Because they are afraid of the risks involved with putting themselves “out there.” It is not, however, entirely the student’s fault. Career advisers constantly remind students to be “careful” of social media (read: stay off it). Why not instead teach students how to responsibly use and leverage social media’s capabilities?
Burke read a recent post of mine in which I warned lawyers not blogging and using social media that they were forfeiting a position as a thought leader and ‘go to’ lawyer in emerging industries. Burke thought the idea applied equally to law students.
Sure, we don’t have to worry about being the “go to” lawyer (yet), but we must be tuned in to what is happening in our industry; now more than ever. Ultimately, students need to assess their own situation and the opportunity-cost of forsaking social media and blogs. For me, the cost is too high and it is a risk I am not willing to take.
Powerful position. The cost of forsaking social media and blogs is too high, a risk this law student is not willing to take.
Law school placement offices and career advisors are there to help law students. In the case of social media and blogging I fear that officials in these positions are not active users of social media and blogs.
When have these folks last needed to establish relationships and establish a strong word of mouth of reputation? Some have, but I fear it’s the exception.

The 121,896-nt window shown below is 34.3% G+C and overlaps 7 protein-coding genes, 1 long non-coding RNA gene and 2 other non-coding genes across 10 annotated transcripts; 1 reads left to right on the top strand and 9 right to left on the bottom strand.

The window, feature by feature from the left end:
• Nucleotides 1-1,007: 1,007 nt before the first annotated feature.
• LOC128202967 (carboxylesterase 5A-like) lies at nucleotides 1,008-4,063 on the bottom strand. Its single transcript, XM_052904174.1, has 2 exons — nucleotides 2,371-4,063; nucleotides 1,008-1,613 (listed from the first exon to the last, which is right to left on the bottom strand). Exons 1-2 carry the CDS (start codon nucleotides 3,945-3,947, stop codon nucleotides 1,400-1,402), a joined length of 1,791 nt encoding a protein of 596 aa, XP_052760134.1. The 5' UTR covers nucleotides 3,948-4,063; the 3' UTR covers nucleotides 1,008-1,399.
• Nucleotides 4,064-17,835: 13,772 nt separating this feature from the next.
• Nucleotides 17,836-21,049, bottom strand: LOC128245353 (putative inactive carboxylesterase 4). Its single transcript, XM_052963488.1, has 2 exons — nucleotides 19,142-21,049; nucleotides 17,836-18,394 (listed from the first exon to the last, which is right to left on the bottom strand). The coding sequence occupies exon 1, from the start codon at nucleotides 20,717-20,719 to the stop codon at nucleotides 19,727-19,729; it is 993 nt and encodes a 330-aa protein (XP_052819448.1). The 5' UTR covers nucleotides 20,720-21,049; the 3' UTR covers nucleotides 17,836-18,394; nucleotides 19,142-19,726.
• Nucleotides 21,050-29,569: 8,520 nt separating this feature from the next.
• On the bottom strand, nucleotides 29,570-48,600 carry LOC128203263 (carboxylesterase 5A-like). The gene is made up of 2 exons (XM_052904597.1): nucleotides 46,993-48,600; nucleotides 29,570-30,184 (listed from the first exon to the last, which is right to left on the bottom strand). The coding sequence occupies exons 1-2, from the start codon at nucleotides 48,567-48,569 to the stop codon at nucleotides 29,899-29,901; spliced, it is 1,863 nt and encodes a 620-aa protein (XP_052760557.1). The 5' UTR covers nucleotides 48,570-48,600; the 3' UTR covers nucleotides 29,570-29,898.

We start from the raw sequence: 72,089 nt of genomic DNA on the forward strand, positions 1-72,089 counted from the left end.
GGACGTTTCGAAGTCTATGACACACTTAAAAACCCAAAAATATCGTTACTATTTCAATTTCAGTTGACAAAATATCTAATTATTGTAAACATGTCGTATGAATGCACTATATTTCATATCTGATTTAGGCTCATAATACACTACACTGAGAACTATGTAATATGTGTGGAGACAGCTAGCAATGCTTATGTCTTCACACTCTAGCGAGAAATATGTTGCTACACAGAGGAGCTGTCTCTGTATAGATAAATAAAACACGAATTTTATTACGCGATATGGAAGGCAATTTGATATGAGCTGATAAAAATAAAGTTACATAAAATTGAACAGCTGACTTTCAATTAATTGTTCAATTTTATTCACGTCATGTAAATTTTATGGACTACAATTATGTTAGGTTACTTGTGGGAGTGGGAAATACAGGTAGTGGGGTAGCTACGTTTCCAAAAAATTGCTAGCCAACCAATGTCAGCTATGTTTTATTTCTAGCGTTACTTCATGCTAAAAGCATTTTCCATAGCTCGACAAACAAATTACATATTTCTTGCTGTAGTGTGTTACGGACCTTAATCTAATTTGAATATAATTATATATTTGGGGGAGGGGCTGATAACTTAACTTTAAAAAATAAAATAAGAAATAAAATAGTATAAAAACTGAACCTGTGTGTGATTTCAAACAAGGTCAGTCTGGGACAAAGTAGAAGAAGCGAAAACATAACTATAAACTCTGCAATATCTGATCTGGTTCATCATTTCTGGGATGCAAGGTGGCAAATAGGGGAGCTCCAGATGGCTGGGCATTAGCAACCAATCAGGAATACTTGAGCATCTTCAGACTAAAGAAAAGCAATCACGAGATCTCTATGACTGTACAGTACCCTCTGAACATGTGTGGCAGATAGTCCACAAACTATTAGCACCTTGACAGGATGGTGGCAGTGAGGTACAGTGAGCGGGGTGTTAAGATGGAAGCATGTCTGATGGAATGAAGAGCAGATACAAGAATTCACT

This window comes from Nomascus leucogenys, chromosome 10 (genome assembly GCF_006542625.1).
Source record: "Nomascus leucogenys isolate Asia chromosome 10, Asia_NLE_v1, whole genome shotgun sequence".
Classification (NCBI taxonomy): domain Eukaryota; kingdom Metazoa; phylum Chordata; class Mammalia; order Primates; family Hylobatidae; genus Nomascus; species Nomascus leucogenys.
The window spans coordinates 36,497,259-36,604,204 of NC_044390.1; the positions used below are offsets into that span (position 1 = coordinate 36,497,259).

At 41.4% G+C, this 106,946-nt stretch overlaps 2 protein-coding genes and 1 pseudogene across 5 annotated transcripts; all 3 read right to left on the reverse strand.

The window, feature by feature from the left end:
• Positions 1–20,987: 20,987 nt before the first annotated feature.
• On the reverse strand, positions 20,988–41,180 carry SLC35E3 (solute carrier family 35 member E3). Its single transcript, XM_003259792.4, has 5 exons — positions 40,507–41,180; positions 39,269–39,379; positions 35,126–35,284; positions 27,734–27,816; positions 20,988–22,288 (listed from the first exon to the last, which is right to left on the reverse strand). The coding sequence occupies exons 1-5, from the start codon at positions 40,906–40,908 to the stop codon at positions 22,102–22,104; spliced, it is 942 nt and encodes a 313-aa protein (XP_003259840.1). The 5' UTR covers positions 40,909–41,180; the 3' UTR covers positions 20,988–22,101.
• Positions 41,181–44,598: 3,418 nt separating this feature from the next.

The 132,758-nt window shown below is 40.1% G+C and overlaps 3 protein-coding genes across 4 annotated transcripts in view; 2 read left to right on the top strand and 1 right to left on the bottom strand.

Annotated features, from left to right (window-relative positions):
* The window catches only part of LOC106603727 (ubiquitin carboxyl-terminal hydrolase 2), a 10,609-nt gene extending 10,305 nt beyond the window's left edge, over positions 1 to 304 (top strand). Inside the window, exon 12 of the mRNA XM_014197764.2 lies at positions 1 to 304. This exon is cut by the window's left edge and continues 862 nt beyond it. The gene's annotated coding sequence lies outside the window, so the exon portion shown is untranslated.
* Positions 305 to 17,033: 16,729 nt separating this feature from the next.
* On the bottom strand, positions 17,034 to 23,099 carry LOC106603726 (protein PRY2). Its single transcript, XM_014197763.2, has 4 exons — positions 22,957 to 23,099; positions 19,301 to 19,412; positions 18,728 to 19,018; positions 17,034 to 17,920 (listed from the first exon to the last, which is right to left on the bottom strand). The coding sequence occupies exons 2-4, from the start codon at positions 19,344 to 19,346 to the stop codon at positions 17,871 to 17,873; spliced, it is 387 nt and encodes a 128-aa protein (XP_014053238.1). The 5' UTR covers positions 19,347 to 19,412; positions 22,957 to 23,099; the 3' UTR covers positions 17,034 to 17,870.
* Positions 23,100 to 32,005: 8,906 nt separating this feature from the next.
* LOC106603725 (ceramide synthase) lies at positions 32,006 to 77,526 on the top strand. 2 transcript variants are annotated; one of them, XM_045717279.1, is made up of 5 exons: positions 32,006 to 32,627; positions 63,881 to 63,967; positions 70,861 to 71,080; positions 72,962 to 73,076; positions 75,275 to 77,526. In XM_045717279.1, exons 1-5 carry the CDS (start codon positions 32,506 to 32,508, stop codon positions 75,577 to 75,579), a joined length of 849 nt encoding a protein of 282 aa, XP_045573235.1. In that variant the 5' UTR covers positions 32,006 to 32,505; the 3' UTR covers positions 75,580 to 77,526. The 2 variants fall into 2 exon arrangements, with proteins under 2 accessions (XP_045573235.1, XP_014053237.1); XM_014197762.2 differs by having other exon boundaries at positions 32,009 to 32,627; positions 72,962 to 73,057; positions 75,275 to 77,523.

Reading Notre Dame Lawyer, the Law School’s magazine, my alma mater (undergrad) touted that they were using social media to help their law grads. Job openings and interview announcements would be Tweeted. How is that helping law students build a network, build a reputation, and grow relationships?
A Seattle University Law Student tweeted to me that the school was warning students on the use of social, implying they’d be better off not using social media. When I asked Seattle U Law on Twitter if this were true, they responded that we should take the issue offline. Good law school, but feels they like social until it comes to engaging third parties.
Now we have Michigan State Law school impliedly telling law students to stay off social media. Home law school for a program that bills itself as reinventing the practice of law.
Probably a great program, but what social media and blogging program does MSU, Notre Dame, or Seattle U Law have in place to empower the future of its law grads?
How about at a least a program to educate its professors about the power of social and blogs for learning, networking, and establishing themselves — and law grads — as authorities? In the case of law grads, authorities based on their learning and limited experience. That way professors and staff will not be dismissing social or warning that the consequences may be greater than the rewards.
What are you hearing? Are you a law student? What programs on social media does your law school have? Is the school pro social media use to gain employment? What’s the general feeling of professors and staff on the use of social? Are you feeling well prepared to blog and use social to grow your network, build relationships, and gain employment?